Haketia profile picture
Wow :-) 20% down since the “Car Crash Earnings Call”. Frederico’s performance was dismal.

Food for thought. Why should the regulator agree to any special dividend amidst this turmoil?
@Haketia I think you are being way too bearish

The latest two day plunge is almost entirely due to the banking crisis headlines

While AGO has its own issues to deal with, its business model is far superior to a bank's.

Investors are selling all financials. Heck, even MBIA and AMBC are down and they are both in wind down mode.

I am not suggesting AGO should be up. Any donkey knows that.

But their regulations are not worried about a bank run or mismarked gargantuan mortgages. PR is more of their concern. As you we'll know, PRrEPA is actually moving along nicely behind the scenes.

And for all of AGO's activities, its PVP business is "steady as she goes" with signs pointing to cautious opportunities for growth

If anything, AGO is, again, supremely cheap. Regulators don't opine about the value of the equity.

Underwriting standards, credit developments, and earnings are their concern.

Yes, AGO has stumbled with AIM.
But, it isn't anything fatal like SVB just experienced.

But, yes, AGO shares likely still under pressure. No argument. But don't confuse this selloff with existential problems at AGO, even if AIM strategy is still unclear
Haketia profile picture
@sumark4221 AGO was already more than 10% down when all this started. It had fallen 9% within minutes of the earnings call, then fell again. We see any news such as earnings, etc. as a potential catalyst for sharp falls.

The regulators will now be generally more cautious and this does affect the special dividend.
@Haketia You say the "regulators will now be generally more cautious..."

That's an opinion, not a fact.
You imply that regulators have been less caughtous up until now.

How will the regulator react if PREPA finally gets resolved?
How will regulator react if AGO reinsures MBIA legacy book for $500MM in PVP, representing 250 BP of u/w spread?

For all its struggles, AIM is not hemorrhaging money.
What should bother the regulators?

There is no deposit run or mismarked mortgage bonds.

Yes, AGO share price will continue to drop. But unless I missed something, AGO didn't suddenly become a regional bank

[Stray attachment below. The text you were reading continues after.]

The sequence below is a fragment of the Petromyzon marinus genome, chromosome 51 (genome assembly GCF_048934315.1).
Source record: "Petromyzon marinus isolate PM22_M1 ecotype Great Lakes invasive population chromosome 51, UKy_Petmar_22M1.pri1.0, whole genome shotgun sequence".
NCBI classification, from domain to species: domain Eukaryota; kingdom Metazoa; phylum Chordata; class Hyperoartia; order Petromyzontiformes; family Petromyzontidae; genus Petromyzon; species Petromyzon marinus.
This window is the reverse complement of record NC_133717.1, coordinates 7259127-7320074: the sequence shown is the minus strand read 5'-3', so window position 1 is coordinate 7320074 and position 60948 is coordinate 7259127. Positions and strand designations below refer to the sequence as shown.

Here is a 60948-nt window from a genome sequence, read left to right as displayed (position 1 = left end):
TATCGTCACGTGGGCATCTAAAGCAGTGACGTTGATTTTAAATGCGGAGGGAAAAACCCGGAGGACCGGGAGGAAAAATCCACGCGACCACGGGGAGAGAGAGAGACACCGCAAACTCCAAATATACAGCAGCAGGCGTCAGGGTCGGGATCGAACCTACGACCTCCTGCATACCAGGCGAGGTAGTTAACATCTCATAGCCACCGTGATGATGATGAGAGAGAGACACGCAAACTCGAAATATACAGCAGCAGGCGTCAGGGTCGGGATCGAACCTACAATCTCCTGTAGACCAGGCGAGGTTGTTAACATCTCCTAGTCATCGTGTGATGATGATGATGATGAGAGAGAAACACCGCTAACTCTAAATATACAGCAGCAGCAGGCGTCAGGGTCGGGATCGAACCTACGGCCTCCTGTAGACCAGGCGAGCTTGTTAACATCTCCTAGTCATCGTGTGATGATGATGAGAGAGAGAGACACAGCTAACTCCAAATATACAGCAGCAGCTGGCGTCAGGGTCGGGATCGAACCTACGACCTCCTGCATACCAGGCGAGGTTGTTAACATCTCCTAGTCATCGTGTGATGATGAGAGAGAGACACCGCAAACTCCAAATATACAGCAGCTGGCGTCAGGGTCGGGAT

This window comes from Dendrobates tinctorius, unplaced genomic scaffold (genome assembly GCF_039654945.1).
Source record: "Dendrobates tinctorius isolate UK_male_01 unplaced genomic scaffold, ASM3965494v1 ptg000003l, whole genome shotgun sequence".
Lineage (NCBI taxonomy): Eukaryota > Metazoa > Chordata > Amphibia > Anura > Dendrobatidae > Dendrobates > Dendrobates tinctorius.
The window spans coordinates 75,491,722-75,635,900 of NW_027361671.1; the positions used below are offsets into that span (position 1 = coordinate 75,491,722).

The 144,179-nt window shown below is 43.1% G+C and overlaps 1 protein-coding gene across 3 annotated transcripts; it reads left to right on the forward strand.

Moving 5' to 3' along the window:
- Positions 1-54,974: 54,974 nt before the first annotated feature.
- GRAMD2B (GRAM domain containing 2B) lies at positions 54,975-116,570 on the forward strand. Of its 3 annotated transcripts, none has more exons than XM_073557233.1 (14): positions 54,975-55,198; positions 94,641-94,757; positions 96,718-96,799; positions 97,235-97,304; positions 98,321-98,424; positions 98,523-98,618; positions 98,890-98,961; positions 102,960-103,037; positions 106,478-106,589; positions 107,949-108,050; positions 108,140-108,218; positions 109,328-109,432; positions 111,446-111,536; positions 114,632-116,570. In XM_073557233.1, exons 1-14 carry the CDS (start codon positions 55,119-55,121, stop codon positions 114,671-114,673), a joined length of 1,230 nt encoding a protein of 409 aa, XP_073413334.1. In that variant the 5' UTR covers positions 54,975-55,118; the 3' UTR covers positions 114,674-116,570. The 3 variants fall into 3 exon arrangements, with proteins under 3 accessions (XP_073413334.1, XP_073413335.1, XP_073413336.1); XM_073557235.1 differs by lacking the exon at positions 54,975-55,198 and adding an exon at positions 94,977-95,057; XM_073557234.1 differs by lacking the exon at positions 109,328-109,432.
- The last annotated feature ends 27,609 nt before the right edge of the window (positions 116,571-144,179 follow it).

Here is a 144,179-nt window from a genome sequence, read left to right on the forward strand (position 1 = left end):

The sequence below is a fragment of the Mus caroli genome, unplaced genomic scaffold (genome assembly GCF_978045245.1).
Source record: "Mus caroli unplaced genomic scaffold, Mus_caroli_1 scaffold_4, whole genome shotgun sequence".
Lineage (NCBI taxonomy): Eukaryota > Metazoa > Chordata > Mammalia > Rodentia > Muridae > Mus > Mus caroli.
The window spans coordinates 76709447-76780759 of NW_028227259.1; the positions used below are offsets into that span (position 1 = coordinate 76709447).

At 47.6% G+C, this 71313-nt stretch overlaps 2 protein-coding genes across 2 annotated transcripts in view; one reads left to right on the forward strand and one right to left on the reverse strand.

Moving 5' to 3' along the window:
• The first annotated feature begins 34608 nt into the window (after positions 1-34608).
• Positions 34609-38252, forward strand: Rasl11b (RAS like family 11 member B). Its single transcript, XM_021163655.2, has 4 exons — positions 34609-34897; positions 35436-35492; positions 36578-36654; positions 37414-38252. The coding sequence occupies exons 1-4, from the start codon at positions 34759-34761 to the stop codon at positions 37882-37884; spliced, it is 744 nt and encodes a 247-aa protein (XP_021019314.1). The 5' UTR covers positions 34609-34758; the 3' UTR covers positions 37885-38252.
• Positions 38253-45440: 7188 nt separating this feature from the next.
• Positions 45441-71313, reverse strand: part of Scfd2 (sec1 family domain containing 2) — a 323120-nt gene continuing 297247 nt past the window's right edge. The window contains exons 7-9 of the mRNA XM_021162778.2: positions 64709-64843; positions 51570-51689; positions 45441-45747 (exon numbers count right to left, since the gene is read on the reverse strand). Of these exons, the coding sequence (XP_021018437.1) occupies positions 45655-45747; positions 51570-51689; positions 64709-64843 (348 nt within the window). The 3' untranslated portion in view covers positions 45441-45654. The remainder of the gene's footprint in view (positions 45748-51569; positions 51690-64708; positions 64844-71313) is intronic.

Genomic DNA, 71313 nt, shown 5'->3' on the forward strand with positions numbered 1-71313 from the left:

Haketia profile picture
Hey Tim, hope all well.

Another eventful week. It was a brilliant call, wasn't it? Frederico's performance was really underwhelming though, as you know we have a very high opinion of his accounting/spinning skills but he surprisingly looked out of his depth.

You state that "Management did indicate that buyback capacity would be a bit more constrained in the first half of 2023, as it pursues scale in asset management via acquisition, but I fully expect robust buybacks in the 2nd half and into the next few years."

Could you please elaborate on the last bit? How do you envisage that these "robust buybacks" will take place in 2H and the next years? How will they be approved and what sizes do you expect?

At the moment you have a (using Frederico's terminology) $200M "allowance", the rest of the funds are beyond reach. The size of the "allowance" depends, among other factors, on the Investment Income and AGO currently does not even cover operating expenses.
Tim Travis profile picture
@Haketia As of right dividends and special requested dividends, which shouldn't be a problem whatsoever as PR is almost 100% resolved and they have the lowest BIG exposure in their history. If you want to go on record doubting they will buy back stock, I'd suggest you are making a mistake.
@Haketia Like the continuing investment rumble match between you and Tim. I see your first printed sell/short recommendation on AGO was on 3-15-2020 when AGO was $31. Three years later, AGO is up 103% and the S&P is up 61%. Your follow up reports and comments have not come to past in the demise of AGO. Sometimes it's best to pack up and move on to the next idea. Would really appreciate a fresh reboot on a new idea reflecting the market upheaval we've gone thru the past 3 years. Respectfully........
Haketia profile picture
@OKE2020 Yes, well observed. We have been following the company for a number of years (even before 2020) and went public in February 2020 (Seeking Alpha published the article in March) until approx. August 2020 at a time in which the stock went down significantly . We did so because we thought that it was obvious that the stock would drop as it did and we hope that you followed our recommendation. Our last article was in July 2020 and the stock bottomed in September. We identified Tim's articles as a weak spot for the company that would be easy to exploit, hence the reason why we decided to publish at Seeking Alpha.